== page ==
After 3, 6, and 12 months of supplementation or placebo, the number and intensity of hot flashes and night sweats did not differ between the herbal-intervention groups and the placebo group, with one exception. At 12 months, participants consuming the multibotanical preparation plus soy foods had significantly worse symptom intensity than those consuming the placebo.

After 3, 6, 9, and 12 months of supplementation or placebo, the number of vasomotor symptoms declined significantly in all groups. However, there were no statistically significant differences between the black cohosh and red clover groups compared to placebo, with one exception. The black cohosh group showed worse symptom intensity at 6 and 9 months. This study also investigated secondary endpoints such as somatic symptoms e. For most of these outcomes, no significant differences were observed between any of the treatment groups at any time.

A Cochrane review evaluated 16 randomized clinical trials on the effectiveness of black cohosh in reducing menopausal symptoms, including hot flushes, night sweats, vaginal dryness, and combinations of symptoms measured by validated rating scales [ 5 ]. The two trials discussed above were included in this Cochrane review. The 16 included trials randomized a total of 2, women mean age Study durations were 8 to 54 weeks, with a mean duration of The studies were highly heterogeneous with respect to such factors as design, duration, type and amount of black cohosh used, and main findings.

A systematic review and meta-analysis of randomized clinical trials examined four studies of herbal and plant-based therapies that included black cohosh three of which were examined in the Cochrane review described above to treat menopausal symptoms [ 20 ].

The trials randomized a total of women to a daily dose of various formulations of 6. There were no significant associations between supplementation with black cohosh and reduction in the number of vasomotor symptoms, such as hot flashes. Furthermore, there were no beneficial associations between black cohosh use and relief of menopausal symptoms using self-reported rating scales. The American College of Obstetricians and Gynecologists, in its clinical guidelines for managing menopausal symptoms, concluded that "data do not show that" herbal dietary supplements like black cohosh "are efficacious for the treatment of vasomotor symptoms" [ 21 ].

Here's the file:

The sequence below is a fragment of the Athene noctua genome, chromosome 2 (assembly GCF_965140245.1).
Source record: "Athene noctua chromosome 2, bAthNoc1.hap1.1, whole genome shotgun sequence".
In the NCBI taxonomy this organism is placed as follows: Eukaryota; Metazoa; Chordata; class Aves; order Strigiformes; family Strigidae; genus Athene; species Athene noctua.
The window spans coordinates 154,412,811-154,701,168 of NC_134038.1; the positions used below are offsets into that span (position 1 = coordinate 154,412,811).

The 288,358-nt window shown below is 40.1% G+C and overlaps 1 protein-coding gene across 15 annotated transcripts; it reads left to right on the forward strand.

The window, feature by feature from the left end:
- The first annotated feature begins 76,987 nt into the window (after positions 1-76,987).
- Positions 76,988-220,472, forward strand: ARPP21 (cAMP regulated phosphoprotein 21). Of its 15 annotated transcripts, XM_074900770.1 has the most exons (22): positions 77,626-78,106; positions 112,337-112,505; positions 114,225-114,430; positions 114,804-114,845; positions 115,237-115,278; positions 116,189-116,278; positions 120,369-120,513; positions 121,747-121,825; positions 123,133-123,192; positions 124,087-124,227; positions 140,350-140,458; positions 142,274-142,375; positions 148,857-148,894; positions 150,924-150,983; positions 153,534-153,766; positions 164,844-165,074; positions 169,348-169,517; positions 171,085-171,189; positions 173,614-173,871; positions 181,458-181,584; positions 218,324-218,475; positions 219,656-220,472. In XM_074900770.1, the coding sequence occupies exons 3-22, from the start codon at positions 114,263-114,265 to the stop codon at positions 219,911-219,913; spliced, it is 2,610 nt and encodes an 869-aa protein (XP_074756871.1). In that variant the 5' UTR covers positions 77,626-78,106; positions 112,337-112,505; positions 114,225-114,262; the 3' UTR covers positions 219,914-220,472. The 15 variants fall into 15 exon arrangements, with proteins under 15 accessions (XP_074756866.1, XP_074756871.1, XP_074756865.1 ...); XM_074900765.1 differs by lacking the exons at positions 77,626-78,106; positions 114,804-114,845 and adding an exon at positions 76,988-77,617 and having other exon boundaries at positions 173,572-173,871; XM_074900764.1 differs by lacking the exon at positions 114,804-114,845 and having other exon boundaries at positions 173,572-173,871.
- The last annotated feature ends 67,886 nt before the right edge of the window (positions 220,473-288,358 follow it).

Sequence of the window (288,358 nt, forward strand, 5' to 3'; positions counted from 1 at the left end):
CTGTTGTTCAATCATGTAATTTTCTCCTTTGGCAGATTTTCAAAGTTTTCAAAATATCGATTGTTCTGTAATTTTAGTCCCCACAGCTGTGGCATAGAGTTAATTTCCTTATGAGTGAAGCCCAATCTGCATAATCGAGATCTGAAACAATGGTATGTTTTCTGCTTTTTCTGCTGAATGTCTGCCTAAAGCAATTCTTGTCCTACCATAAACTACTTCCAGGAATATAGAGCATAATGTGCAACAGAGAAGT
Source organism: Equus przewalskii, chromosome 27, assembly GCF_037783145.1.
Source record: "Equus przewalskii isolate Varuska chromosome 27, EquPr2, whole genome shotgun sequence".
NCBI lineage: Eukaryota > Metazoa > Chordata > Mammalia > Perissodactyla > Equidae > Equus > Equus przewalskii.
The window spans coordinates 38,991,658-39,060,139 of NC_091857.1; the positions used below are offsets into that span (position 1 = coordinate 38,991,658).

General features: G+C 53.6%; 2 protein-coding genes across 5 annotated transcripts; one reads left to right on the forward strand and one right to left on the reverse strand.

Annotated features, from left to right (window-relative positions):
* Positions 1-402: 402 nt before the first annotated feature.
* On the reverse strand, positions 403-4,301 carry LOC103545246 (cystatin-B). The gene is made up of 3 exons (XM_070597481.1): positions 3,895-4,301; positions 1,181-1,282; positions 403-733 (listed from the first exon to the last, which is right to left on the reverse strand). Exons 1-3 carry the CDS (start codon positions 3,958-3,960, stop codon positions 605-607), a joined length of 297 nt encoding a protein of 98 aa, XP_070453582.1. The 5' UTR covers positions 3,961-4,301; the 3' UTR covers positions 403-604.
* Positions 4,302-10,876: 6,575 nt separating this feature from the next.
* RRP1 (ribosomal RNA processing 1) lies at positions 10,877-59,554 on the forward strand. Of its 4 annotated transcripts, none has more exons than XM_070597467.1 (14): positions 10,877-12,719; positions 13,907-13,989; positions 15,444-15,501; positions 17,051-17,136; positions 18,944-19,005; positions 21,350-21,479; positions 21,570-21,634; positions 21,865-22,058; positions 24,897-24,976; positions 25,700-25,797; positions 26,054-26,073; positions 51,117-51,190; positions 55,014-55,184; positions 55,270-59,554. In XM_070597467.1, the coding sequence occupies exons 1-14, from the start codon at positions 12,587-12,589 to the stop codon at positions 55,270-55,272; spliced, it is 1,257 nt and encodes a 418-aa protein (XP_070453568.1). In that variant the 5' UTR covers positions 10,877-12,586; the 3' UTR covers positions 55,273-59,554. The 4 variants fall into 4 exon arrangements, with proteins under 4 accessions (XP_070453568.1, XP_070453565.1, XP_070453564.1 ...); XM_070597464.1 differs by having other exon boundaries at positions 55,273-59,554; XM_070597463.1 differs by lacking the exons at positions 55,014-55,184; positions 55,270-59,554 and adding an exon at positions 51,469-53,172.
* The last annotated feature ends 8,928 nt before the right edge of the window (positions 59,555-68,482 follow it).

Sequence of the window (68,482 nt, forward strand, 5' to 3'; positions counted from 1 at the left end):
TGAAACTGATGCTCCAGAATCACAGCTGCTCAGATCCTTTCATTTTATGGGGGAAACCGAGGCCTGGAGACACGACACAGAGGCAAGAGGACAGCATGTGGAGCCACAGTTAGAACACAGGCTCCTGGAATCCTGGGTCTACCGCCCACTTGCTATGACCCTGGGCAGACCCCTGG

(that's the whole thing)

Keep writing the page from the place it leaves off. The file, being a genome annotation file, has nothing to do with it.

The North American Menopause Society advises clinicians against recommending herbal therapies such as black cohosh because "they are unlikely to be beneficial" italics in original in alleviating vasomotor symptoms [ 15 ]. Its authors recommended that researchers conduct higher-quality trials with larger samples and provide more details about their experimental protocols. Others have recommended that researchers should completely and comprehensively describe the black cohosh preparation they used so that other researchers could use the same or similar products [ 22 ].

Clinical trials using various black cohosh preparations to treat menopausal symptoms have shown that its use is associated with a low incidence of adverse effects. The most commonly reported side effects are gastrointestinal upset and rashes, both of which are mild and transient [ 1 , 24 ]. Most studies have examined black cohosh use for short periods, typically 6 months or less, so no published studies have assessed the long-term safety of black cohosh in humans. Across the world, reports have described at least 83 cases of liver damage—including hepatitis, liver failure, elevated liver enzymes, and assorted other liver injuries—associated with black cohosh use [ 1 , 25 ].